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2012 New Year Wishes

Happy New Year

Happy New Year

Wananchi, friends, foes and all

This is to wish you the very vest of the coming year 2012.

On my part, I thank all of you that supported us through 2011; our family had a difficult year as we lost our father and you came through. God bless you.

In 2012 our country Kenya will face a major milestone, i.e. holding elections under a new dispensation. The new constitution substantially reconfigures the way power is exercised, with a extensive chunk of this power devolved to counties.

As a people, let’s make 2012 a true year of transition that can assure the realization of the promise of the new constitution.

The constitution, especially Chapter Six gives a strong basis upon which to choose leaders for tomorrow. We know that past leadership has failed in this respect and hence the problems we have as nation. It is upon us we change that. We elect those of the past, we get the same results. And someone is likely to call us insane since doing the same things over and over expecting different results is a mark of insanity!

And that is the reason for my call for a new crop of leadership. This new crop of leaders can do no worse than leaders who have left us where we are. Yet, taking a chance with new leadership offers at least 50% chance that we shall do better as a country.

The new order also calls for deeper engagement of the Kenyan citizen in his/her governance. Today, many a mwananchi watch on the sidelines as those jostling for power lord over them, buy their votes and do what they like once in power. Mwananchi needs to become more proactive and participatory in the process.

Two examples, I would like to offer.

One: a politician would come along in election time, buy the vote, get elected, embezzle CDF money and use the same money to repeat the cycle. And yet, we expect the person to serve us.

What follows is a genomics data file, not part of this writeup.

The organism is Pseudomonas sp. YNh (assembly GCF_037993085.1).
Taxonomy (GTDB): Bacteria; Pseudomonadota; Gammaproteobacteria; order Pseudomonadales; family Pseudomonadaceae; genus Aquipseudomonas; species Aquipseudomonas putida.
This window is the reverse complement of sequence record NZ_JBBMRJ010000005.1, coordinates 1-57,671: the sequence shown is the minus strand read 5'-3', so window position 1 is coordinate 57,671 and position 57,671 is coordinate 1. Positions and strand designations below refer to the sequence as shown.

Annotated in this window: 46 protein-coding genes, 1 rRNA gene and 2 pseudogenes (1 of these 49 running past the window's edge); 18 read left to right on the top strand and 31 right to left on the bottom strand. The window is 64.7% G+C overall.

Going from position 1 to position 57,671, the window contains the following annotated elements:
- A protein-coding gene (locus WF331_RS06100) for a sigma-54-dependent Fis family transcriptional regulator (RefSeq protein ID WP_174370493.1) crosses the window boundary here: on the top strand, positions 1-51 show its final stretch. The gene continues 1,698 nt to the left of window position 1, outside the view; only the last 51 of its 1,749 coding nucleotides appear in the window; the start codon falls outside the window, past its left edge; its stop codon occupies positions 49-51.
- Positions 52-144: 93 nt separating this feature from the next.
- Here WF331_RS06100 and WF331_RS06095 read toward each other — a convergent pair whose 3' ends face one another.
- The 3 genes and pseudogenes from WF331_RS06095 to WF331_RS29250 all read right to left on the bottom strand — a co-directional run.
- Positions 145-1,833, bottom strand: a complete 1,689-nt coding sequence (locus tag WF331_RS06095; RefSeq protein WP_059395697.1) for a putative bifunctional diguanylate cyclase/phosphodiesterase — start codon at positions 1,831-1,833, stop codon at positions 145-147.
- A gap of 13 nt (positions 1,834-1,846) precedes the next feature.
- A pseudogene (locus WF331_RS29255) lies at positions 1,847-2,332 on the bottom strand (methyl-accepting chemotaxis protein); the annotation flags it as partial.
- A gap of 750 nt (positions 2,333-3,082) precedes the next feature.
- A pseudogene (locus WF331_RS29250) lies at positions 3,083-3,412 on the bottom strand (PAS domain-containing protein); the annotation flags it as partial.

My take: we have no business complaining about such a leader that bought their way to power and worked hard to recover their money, even when they may be criminally culpable. Shame on us that we allowed the sale of our votes; shame on us that we allowed the person to embezzle funds on our watch and shame on us that s/he can repeat the process!

The vote is our birthright; we sell it, we have no one to blame but ourselves.

Two: we have leaders and good leaders at that, who can make a real difference for our people. Yet, they are not resource-endowed, unlike those that have used corrupt means to enrich themselves. We need to support these people, morally and materially if we really want them to make the difference that we seek.

In advanced democracies citizens get together and rally around a cause and support candidates that would best deal with their cause. We should learn from these successful democracies and that way we can advance the same for our country.

In this respect, our votes should be on the basis of interests, programs and how best to improve the well-being of the people. That should take away ethnic politics and blind loyalty to ethnic warlords. It should

Finally, to our Kenyans in the Diaspora: this is the chance we have been fighting for to make a difference in our nation. For the first time, Kenyans in the Diaspora will have a chance to vote; a vote can make a difference in outcomes in 2012. And we should work to go beyond the vote and exert real influence in determining the outcomes. A key area is to support candidates that are in line with our interests. And in this respect I am hoping that a proposed political action committee in the Diaspora can be the rallying point and also marshal resources we need to make the change we desire.

Have a happy and prosperous 2012.

Matunda Nyanchama

 

 

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